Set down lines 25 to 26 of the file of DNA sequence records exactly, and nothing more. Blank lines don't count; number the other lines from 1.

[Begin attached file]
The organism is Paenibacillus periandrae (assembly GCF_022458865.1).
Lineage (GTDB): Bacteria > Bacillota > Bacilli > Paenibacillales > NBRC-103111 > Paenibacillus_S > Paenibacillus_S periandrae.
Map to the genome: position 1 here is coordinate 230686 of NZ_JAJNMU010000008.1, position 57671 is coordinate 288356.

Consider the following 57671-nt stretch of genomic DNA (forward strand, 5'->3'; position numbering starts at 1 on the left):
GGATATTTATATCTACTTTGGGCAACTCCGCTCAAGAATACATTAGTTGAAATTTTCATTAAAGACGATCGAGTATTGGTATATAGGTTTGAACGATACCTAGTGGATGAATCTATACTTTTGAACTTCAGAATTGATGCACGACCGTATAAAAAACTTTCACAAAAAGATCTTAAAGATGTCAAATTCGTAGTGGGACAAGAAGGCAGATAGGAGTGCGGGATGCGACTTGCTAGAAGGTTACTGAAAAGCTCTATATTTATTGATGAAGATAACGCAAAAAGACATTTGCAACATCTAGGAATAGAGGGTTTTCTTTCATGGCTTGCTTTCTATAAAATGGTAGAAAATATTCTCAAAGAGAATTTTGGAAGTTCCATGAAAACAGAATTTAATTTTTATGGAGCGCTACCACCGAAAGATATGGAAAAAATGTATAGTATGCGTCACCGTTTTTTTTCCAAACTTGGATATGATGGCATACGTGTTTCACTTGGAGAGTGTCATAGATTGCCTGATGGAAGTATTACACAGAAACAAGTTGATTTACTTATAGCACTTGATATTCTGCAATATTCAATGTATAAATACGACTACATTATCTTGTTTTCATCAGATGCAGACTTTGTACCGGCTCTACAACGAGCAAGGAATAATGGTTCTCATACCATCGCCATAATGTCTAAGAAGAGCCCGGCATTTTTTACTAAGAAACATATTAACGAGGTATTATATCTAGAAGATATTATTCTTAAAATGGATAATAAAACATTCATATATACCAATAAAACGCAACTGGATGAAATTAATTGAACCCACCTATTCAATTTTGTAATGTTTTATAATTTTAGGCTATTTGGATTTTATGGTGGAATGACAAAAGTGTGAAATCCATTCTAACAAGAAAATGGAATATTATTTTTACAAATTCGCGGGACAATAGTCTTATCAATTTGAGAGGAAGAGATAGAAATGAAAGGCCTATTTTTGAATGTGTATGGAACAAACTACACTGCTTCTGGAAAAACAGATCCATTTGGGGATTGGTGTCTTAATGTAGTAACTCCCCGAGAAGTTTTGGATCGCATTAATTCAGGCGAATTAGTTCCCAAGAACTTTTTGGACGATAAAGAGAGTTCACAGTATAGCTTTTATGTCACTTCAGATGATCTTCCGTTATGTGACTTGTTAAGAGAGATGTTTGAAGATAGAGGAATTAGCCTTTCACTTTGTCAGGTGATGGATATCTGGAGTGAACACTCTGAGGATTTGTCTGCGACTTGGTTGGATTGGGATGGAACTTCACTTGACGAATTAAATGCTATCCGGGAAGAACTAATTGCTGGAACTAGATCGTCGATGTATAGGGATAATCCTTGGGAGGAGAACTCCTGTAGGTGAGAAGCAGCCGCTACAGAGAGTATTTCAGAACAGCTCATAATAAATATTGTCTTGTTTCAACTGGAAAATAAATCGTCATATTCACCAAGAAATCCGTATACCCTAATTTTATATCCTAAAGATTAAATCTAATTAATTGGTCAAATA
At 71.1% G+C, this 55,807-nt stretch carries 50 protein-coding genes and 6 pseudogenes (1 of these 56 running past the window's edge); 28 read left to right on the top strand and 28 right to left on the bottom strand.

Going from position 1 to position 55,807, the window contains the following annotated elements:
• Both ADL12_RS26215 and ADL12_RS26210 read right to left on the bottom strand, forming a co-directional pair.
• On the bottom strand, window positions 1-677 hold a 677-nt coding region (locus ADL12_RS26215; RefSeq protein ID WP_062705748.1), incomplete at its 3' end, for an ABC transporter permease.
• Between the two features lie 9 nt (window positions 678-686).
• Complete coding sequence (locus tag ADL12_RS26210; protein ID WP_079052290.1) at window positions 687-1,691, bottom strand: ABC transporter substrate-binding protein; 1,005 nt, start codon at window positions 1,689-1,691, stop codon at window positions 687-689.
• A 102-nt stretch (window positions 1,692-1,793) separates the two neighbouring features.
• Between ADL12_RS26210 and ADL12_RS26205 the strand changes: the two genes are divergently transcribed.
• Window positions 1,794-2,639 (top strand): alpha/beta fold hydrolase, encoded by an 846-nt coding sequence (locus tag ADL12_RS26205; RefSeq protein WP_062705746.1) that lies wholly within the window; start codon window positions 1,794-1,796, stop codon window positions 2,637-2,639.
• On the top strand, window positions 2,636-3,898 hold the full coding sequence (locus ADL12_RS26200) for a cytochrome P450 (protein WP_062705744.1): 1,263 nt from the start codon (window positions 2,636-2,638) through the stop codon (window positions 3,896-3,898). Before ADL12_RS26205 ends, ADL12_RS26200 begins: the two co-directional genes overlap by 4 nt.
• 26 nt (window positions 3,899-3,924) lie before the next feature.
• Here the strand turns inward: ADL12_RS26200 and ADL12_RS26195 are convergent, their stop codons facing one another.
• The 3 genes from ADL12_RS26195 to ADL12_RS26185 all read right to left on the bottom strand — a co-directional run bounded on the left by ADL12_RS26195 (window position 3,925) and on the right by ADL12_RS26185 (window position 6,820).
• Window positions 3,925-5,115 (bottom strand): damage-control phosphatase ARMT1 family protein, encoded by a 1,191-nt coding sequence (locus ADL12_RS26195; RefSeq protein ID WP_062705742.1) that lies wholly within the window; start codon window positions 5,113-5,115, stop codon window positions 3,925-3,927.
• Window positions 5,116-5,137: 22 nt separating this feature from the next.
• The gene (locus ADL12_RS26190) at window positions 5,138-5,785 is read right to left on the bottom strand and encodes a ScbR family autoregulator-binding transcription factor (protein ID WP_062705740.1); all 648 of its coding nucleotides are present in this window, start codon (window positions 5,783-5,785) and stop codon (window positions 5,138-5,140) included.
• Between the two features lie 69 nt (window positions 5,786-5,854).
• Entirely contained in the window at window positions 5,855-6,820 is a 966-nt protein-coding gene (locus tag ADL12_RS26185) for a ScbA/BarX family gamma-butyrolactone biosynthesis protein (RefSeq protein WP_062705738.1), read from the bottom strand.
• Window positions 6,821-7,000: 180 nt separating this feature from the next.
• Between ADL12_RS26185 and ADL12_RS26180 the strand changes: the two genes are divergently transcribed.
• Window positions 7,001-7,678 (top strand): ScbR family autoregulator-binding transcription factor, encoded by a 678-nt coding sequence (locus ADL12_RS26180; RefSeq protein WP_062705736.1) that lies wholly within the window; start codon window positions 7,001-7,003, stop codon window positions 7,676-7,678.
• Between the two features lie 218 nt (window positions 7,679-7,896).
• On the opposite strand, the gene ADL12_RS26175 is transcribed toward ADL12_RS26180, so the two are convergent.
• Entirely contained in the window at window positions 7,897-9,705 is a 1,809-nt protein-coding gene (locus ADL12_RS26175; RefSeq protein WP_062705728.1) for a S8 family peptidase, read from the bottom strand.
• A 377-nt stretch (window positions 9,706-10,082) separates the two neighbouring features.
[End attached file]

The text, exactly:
• Between ADL12_RS26185 and ADL12_RS26180 the strand changes: the two genes are divergently transcribed.
• Window positions 7,001-7,678 (top strand): ScbR family autoregulator-binding transcription factor, encoded by a 678-nt coding sequence (locus ADL12_RS26180; RefSeq protein WP_062705736.1) that lies wholly within the window; start codon window positions 7,001-7,003, stop codon window positions 7,676-7,678.